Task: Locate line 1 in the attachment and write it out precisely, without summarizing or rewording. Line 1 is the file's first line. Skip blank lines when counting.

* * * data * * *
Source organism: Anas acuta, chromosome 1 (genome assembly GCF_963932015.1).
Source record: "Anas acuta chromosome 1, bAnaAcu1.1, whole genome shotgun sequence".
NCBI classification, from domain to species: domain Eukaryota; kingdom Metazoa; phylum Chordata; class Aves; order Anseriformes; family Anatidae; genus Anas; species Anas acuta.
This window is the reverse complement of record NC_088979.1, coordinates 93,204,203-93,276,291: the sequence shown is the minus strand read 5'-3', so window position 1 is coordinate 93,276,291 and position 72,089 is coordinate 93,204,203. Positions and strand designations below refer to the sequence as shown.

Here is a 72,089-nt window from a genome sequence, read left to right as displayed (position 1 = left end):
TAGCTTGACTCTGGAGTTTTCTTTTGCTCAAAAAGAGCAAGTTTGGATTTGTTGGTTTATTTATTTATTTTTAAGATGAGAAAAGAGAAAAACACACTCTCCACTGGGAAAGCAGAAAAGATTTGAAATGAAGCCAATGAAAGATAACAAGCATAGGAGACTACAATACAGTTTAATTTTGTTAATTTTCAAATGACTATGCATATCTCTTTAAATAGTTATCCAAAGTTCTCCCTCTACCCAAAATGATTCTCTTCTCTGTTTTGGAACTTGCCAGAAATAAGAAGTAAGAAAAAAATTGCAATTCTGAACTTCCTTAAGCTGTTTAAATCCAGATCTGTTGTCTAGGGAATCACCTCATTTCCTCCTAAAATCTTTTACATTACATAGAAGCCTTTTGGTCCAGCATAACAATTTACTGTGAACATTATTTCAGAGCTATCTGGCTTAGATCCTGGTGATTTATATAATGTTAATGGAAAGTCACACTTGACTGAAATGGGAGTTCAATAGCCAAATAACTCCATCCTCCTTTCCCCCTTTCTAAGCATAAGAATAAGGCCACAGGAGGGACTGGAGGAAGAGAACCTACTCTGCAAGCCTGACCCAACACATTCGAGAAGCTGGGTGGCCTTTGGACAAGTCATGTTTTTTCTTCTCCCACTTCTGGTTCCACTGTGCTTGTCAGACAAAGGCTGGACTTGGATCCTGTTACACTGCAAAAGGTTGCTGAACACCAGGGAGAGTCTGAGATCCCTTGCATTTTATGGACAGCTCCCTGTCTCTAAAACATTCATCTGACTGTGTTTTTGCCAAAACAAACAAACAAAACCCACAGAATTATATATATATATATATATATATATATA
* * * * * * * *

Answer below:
Source organism: Anas acuta, chromosome 1 (genome assembly GCF_963932015.1).